Artificial Intelligence, Blog, Machine learning, Semantic Technology
18 December 2019

What Does “Explainable AI” Mean for Your Business?

Text analysis: what is the difference between machine learning/deep learning and a semantic analysis based approach?

The fundamental difference is related to the level of understanding that the two approaches provide. Using the classic algorithms of machine learning and deep learning, text is not considered as having a structure and meaning, but simply as a sequence of symbols (keywords) that occur together with a certain frequency. In essence, algorithms of this type recognize the most statistically frequent and relevant patterns but do not “understand” anything about the text. It follows that, for a system of this type, even a text that doesn’t make sense or that is syntactically incorrect is identical to one that is written correctly.

Instead, for an approach based on semantic analysis, the text is analyzed in a way that is similar to how a person would analyze it, imitating some of the cognitive processes that we all instinctively use to understand the meaning of a text. To do this, the software must have a rich and deep knowledge of the world and language (which is usually stored within a knowledge graph) and use algorithms written specifically for the understanding of text. It is a much more specific and complex approach, which requires more initial investment, but it is the only one that can go beyond simply counting word sequences and understanding structure, relationships and meaning in a way that is similar to how people approach text.

The approach based on semantic analysis can be also trusted and easily understood by humans. That’s called “Explainable AI” (as opposed to black-box AI). With Explainable AI, you can understand how the software arrives at a decision and why it provides specific output,  by allowing you to follow all the steps to incrementally improve it.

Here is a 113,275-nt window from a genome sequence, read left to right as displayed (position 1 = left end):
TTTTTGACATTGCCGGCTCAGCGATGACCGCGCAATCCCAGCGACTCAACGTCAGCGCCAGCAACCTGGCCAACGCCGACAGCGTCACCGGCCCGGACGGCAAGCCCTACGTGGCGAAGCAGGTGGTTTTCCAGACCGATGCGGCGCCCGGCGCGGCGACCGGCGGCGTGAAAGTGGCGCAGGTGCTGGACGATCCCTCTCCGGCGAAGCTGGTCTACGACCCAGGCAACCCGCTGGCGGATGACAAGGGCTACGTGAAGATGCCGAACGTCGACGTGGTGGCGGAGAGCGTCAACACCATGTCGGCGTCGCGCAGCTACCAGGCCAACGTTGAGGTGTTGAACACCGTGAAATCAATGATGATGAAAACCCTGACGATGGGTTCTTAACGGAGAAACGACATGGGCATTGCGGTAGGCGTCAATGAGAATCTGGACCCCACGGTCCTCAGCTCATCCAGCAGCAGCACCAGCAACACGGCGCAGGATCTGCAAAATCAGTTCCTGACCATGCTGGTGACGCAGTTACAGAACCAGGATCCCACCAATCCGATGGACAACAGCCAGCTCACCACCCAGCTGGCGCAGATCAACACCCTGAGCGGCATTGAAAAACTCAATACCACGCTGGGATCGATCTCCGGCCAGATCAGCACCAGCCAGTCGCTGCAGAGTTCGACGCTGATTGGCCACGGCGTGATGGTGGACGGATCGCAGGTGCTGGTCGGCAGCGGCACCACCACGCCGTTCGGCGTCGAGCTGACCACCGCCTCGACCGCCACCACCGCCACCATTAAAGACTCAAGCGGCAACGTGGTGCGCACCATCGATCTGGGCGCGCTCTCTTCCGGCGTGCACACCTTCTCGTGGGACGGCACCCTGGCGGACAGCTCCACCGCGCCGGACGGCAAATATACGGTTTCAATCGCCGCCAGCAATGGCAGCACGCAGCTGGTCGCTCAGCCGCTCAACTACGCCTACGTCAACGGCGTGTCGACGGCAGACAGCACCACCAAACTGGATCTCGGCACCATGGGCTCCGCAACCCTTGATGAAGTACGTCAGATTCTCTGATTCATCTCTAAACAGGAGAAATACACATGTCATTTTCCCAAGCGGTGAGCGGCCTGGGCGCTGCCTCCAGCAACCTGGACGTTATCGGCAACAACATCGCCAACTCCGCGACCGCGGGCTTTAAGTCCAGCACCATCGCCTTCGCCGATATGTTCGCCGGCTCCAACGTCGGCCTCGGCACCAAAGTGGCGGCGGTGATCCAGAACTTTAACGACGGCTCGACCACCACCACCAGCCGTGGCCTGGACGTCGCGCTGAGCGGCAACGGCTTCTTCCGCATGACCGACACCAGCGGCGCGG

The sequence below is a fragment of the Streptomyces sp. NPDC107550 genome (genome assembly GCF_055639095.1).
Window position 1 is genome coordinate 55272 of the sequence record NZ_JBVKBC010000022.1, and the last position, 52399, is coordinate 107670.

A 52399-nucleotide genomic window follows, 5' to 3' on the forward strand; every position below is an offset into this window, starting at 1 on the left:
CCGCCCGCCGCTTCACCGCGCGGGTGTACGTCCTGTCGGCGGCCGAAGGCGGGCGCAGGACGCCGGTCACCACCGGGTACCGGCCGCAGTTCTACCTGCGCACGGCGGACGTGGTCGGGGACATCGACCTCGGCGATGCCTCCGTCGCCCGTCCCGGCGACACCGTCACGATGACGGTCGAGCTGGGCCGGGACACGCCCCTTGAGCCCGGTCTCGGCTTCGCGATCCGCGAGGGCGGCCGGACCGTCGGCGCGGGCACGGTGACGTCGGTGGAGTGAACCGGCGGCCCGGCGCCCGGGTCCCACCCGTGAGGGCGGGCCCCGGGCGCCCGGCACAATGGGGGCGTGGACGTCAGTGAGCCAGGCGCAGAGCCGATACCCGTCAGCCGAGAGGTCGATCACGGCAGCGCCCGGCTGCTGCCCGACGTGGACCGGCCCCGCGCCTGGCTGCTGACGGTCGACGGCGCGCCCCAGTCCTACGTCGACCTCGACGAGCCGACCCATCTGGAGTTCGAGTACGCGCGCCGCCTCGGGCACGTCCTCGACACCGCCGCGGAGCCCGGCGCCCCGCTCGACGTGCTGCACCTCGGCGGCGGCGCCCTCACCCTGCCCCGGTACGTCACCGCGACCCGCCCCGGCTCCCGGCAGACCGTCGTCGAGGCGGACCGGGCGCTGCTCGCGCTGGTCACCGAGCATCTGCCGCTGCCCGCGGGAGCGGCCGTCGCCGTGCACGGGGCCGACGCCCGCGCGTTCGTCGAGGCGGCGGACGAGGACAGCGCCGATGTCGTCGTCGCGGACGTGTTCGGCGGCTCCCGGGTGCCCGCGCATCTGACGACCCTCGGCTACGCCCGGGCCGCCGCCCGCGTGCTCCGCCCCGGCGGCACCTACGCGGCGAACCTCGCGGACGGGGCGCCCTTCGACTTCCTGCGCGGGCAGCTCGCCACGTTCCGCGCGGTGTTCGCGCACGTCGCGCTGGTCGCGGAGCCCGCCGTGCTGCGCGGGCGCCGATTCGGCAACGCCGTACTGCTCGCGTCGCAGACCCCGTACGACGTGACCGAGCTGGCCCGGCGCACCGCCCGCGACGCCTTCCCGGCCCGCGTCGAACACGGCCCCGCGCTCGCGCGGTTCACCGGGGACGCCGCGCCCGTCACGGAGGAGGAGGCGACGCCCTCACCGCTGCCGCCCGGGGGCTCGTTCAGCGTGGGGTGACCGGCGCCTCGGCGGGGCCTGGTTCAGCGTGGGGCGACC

How important is human activity for algorithm training?

Simple: it’s fundamental. Without human intelligence (and knowledge), an algorithm cannot work, except in the most trivial cases. Even the most sophisticated artificial intelligence software cannot work without the help of experts with special technical knowledge. Software that programs itself, learns complex things by itself, and maintains itself has not yet been invented.

How reliable are machines in the analysis of complex texts?

Given the complexity and breadth of the themes that could be covered, there isn’t a single answer. In general, it is not yet possible to reach the level of reliability of people and, for the most complex problems, this will not be achieved anytime soon. Taking into account that people are not perfect and can make mistakes due to fatigue, distraction or lack of knowledge, even in the most favorable scenarios, software can reduce the work of human analysis by 90-95%. And, for a variety of scenarios, the average reduction is around 30-40% with the possibility of significant growth over the next 4-5 years.

Where has semantic technology made the biggest contribution and what is the effect of increased computing power?

Semantic technology is the only technology able to face the types of problems where it is necessary to understand, even partially, the content of a text, whether for a short email or a report of dozens of pages. Only with semantic technology can we understand the meaning of words and phrases, identify relationships between concepts and/or entities and make inferences from elements extracted from a text. In principle, the non-trivial problems of understanding text can only be solved with semantic technology. This does not mean that all problems of this type can be solved but, more simply, that other technologies stop at a lower level of complexity.

Computing power is a critical factor for the results achieved in recent years. Semantic technology (like other technologies) benefits directly and measurably from the increase in computing power, so I expect even more significant improvements once we have computers that are much faster.

Marco Varone
President and CTO, Expert System


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